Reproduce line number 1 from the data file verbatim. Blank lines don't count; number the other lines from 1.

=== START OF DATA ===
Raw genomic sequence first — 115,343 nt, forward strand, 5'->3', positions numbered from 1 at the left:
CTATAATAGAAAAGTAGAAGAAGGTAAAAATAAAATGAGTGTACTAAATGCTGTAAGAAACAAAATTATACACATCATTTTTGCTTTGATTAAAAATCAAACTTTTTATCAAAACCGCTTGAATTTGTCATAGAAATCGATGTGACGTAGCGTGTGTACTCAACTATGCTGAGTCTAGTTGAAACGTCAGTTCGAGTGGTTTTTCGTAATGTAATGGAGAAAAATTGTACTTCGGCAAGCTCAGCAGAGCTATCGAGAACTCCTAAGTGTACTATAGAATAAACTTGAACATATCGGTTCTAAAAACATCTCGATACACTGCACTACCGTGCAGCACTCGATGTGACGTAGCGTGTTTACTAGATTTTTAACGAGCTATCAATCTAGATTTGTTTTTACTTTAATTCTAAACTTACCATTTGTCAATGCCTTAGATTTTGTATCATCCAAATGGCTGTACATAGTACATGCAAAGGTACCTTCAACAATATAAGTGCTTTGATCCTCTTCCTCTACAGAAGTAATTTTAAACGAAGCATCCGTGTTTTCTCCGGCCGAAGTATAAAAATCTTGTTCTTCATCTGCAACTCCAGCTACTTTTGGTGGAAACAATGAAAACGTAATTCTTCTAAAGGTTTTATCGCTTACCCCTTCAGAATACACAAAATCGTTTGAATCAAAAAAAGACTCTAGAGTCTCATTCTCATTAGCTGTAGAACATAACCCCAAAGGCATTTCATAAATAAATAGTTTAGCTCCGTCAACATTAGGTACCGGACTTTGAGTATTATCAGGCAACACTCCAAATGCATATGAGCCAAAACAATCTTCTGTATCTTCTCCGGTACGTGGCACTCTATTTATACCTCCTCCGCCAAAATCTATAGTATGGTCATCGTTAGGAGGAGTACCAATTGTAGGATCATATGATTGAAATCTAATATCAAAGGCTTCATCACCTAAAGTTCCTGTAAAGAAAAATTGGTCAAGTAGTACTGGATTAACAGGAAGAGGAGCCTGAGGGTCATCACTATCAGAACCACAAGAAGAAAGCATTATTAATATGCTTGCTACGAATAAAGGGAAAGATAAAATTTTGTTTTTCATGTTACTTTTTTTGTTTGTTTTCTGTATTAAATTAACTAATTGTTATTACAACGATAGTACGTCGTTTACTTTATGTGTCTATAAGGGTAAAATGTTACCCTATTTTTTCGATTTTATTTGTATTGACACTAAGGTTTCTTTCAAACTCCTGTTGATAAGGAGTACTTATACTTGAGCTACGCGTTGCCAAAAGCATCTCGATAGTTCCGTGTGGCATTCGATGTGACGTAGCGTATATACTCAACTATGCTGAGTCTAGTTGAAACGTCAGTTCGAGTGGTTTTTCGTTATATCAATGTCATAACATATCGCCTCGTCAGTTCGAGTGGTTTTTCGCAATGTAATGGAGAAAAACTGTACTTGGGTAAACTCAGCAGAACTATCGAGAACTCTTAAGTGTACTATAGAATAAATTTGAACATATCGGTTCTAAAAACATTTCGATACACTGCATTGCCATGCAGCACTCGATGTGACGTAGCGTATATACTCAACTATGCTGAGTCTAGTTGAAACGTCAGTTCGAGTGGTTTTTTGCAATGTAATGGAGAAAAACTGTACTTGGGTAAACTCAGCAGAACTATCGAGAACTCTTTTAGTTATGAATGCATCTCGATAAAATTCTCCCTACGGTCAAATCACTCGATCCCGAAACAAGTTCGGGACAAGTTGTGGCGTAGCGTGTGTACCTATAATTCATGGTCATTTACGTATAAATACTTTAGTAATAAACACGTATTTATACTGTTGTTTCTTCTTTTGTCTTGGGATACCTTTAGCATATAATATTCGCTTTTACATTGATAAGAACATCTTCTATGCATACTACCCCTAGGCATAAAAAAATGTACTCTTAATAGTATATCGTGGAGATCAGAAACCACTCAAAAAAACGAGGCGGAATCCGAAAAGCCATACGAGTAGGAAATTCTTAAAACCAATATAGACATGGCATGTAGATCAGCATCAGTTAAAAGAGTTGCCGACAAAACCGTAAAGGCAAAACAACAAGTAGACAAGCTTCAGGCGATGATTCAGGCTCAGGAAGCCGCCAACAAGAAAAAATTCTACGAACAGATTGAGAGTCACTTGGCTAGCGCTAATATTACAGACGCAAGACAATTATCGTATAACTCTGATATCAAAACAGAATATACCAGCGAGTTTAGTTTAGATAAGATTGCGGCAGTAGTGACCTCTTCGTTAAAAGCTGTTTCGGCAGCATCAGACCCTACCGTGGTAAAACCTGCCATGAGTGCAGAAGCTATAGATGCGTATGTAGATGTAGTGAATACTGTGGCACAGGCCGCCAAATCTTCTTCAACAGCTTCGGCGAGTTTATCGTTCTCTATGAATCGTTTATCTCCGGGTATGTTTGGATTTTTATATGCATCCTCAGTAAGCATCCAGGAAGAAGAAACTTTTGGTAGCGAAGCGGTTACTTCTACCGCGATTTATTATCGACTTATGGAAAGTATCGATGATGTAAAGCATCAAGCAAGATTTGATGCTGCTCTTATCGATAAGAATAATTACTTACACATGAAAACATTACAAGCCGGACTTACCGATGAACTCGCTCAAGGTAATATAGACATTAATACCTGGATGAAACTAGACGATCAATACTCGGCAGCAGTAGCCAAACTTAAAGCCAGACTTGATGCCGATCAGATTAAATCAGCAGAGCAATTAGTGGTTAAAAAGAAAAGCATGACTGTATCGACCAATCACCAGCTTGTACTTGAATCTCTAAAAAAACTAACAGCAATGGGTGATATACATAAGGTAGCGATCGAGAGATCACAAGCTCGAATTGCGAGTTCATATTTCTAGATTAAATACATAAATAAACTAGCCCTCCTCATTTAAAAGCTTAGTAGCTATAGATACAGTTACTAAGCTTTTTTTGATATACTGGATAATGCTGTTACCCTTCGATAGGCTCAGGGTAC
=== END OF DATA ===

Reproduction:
Raw genomic sequence first — 115,343 nt, forward strand, 5'->3', positions numbered from 1 at the left: